The Trouble With Arts & Craft Kits
March 29, 2018
By Beth Herrild
You can find arts & craft kits, and now science and STEM kits, all over the place these days. When my kids were younger, I purchased all types of kits for them and was invariably disappointed. Here are my beefs. Perhaps they will help you decide which products to buy when shopping for kits for kids or even for yourself.
• No or very minimal creativity required! One of my competitors, (we are competitors, although we are quite different,) boasts a project that entails painting some pre-cut wood pieces and assembling them via pre-drilled holes and one bolt, to make a clock. That could be a fun craft, but it isn’t art. As a parent, you may think that your child needs explicit directions to follow, but wouldn’t you rather help build their imaginations & creative problem solving skills?
• One And DONE! I frequently hear from parents that they subscribe, (or the Grandparents subscribed for them,) to another art subscription box, or even to a science or STEM box and the projects are One And Done activities. One and done means that it is something your child does or puts together and once he/she has completed it, there is nothing else to do. On top of this, the result is usually a thing, like the above mentioned clock, that the parents don’t know what to do with! Many parents have told me that they have these things stacked up in their garages. Not to toot our own horns, but that is why we use high quality art supplies, which in most cases can be used several times after the initial art project is done! We also don’t re-package paints and other art supplies for several reasons, but one reason is that once the material has been used up, parents can easily purchase more if the child really enjoyed working with it. You might want to think about what the product is and how it will be used or end up in a landfill before making a purchase.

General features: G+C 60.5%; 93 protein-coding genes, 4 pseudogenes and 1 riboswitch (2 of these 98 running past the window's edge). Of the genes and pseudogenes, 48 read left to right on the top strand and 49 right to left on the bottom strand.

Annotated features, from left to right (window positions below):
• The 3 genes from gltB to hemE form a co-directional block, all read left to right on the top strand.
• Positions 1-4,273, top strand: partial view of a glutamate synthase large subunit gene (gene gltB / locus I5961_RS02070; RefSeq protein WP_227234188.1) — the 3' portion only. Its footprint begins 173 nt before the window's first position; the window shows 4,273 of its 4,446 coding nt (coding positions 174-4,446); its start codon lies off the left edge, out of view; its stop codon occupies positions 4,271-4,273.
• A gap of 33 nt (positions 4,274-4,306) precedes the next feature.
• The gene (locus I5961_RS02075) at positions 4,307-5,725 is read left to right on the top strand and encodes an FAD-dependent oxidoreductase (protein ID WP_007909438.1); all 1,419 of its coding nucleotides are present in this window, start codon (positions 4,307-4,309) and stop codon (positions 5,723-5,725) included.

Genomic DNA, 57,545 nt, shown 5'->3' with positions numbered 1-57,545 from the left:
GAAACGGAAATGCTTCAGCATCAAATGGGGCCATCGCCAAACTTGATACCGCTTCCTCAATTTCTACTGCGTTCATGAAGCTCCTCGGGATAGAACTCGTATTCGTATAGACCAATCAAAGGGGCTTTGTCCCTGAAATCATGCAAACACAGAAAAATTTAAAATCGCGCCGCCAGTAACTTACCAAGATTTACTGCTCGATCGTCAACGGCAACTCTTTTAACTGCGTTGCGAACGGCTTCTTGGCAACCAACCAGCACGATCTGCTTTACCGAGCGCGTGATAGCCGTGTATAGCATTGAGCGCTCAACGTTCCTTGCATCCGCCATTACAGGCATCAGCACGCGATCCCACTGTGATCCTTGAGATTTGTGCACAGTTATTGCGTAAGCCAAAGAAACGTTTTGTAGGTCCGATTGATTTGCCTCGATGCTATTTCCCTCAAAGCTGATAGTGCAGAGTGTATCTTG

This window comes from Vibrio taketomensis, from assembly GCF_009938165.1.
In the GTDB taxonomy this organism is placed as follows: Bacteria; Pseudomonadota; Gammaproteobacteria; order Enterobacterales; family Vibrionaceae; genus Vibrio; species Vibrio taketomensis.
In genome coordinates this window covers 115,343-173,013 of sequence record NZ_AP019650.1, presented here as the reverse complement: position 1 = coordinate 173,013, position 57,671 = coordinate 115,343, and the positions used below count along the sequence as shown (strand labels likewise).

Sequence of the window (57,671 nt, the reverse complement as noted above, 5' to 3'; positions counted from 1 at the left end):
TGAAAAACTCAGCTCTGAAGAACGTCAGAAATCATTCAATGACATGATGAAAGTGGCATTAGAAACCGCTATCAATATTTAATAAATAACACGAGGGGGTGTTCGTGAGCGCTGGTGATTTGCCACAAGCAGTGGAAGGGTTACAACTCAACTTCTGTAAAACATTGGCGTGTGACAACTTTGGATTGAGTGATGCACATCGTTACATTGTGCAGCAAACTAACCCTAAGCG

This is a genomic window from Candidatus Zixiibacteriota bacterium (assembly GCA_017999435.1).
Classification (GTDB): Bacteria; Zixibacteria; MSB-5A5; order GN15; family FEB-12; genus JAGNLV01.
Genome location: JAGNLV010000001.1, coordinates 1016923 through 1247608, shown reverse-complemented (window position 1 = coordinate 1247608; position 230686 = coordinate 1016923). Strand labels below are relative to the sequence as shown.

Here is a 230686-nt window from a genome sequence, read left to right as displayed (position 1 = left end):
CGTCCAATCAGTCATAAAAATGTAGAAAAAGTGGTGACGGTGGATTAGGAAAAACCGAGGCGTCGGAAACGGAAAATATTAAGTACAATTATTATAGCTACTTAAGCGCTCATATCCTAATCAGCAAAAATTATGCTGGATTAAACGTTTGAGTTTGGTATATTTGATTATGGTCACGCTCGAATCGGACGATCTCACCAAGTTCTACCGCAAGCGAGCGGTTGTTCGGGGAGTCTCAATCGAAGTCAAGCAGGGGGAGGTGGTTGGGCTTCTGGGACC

• Loads of Non-Eco Friendly Materials! Admittedly, it is difficult to be totally eco friendly when creating art. This is one of the things that keeps me up at night. However, we try, whenever possible, to make the eco friendly choice, even if it costs a little more. What this looks like in our boxes, are materials that are reusable and/or water soluble. For instance, we use real rubber brayers (rollers) for printmaking projects instead of cheap plastic and foam ones. So, if customers don’t wish to keep them, they can be donated or given to someone else to use. Our April 2018 Box is a project that utilizes all recycled materials! I just can’t stomach the craft projects that involve gluing little plastic things to some other thing. It’s a good idea to survey the amount of plastic or non-biodegradable materials before making a purchase.